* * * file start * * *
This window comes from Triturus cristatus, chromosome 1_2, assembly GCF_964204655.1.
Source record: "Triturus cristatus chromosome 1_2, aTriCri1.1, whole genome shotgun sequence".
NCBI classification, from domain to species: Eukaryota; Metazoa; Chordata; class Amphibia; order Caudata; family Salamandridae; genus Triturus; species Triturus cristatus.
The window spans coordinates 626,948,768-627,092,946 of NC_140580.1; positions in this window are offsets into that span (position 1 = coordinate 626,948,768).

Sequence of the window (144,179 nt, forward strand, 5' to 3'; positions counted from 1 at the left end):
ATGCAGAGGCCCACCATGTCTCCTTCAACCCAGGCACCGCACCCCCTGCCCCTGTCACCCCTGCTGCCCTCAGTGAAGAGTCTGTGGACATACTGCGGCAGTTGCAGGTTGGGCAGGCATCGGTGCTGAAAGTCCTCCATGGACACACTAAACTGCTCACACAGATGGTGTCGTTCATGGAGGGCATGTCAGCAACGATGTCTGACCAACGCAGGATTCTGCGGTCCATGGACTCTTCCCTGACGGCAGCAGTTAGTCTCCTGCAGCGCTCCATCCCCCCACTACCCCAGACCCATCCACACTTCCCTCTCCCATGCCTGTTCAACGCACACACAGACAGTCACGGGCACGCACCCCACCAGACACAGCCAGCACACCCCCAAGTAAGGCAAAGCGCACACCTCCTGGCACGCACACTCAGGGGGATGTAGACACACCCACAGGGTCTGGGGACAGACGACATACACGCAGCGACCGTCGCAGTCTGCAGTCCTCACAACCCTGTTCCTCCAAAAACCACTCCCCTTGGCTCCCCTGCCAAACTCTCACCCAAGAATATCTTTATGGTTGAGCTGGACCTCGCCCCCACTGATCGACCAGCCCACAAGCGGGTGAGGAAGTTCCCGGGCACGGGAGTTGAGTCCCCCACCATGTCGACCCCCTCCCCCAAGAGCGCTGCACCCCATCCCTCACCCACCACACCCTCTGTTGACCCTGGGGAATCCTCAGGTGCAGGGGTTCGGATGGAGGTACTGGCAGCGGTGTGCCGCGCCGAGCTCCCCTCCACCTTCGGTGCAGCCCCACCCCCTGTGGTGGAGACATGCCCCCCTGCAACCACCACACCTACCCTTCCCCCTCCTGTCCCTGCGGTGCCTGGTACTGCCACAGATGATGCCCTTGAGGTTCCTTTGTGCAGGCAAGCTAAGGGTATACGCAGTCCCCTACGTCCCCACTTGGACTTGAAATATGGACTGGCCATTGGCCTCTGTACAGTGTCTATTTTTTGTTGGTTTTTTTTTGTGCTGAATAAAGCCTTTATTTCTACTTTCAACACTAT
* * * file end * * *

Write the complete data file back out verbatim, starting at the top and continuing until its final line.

This window comes from Triturus cristatus, chromosome 1_2, assembly GCF_964204655.1.
Source record: "Triturus cristatus chromosome 1_2, aTriCri1.1, whole genome shotgun sequence".
NCBI classification, from domain to species: Eukaryota; Metazoa; Chordata; class Amphibia; order Caudata; family Salamandridae; genus Triturus; species Triturus cristatus.
The window spans coordinates 626,948,768-627,092,946 of NC_140580.1; positions in this window are offsets into that span (position 1 = coordinate 626,948,768).

Sequence of the window (144,179 nt, forward strand, 5' to 3'; positions counted from 1 at the left end):
ATGCAGAGGCCCACCATGTCTCCTTCAACCCAGGCACCGCACCCCCTGCCCCTGTCACCCCTGCTGCCCTCAGTGAAGAGTCTGTGGACATACTGCGGCAGTTGCAGGTTGGGCAGGCATCGGTGCTGAAAGTCCTCCATGGACACACTAAACTGCTCACACAGATGGTGTCGTTCATGGAGGGCATGTCAGCAACGATGTCTGACCAACGCAGGATTCTGCGGTCCATGGACTCTTCCCTGACGGCAGCAGTTAGTCTCCTGCAGCGCTCCATCCCCCCACTACCCCAGACCCATCCACACTTCCCTCTCCCATGCCTGTTCAACGCACACACAGACAGTCACGGGCACGCACCCCACCAGACACAGCCAGCACACCCCCAAGTAAGGCAAAGCGCACACCTCCTGGCACGCACACTCAGGGGGATGTAGACACACCCACAGGGTCTGGGGACAGACGACATACACGCAGCGACCGTCGCAGTCTGCAGTCCTCACAACCCTGTTCCTCCAAAAACCACTCCCCTTGGCTCCCCTGCCAAACTCTCACCCAAGAATATCTTTATGGTTGAGCTGGACCTCGCCCCCACTGATCGACCAGCCCACAAGCGGGTGAGGAAGTTCCCGGGCACGGGAGTTGAGTCCCCCACCATGTCGACCCCCTCCCCCAAGAGCGCTGCACCCCATCCCTCACCCACCACACCCTCTGTTGACCCTGGGGAATCCTCAGGTGCAGGGGTTCGGATGGAGGTACTGGCAGCGGTGTGCCGCGCCGAGCTCCCCTCCACCTTCGGTGCAGCCCCACCCCCTGTGGTGGAGACATGCCCCCCTGCAACCACCACACCTACCCTTCCCCCTCCTGTCCCTGCGGTGCCTGGTACTGCCACAGATGATGCCCTTGAGGTTCCTTTGTGCAGGCAAGCTAAGGGTATACGCAGTCCCCTACGTCCCCACTTGGACTTGAAATATGGACTGGCCATTGGCCTCTGTACAGTGTCTATTTTTTGTTGGTTTTTTTTTGTGCTGAATAAAGCCTTTATTTCTACTTTCAACACTAT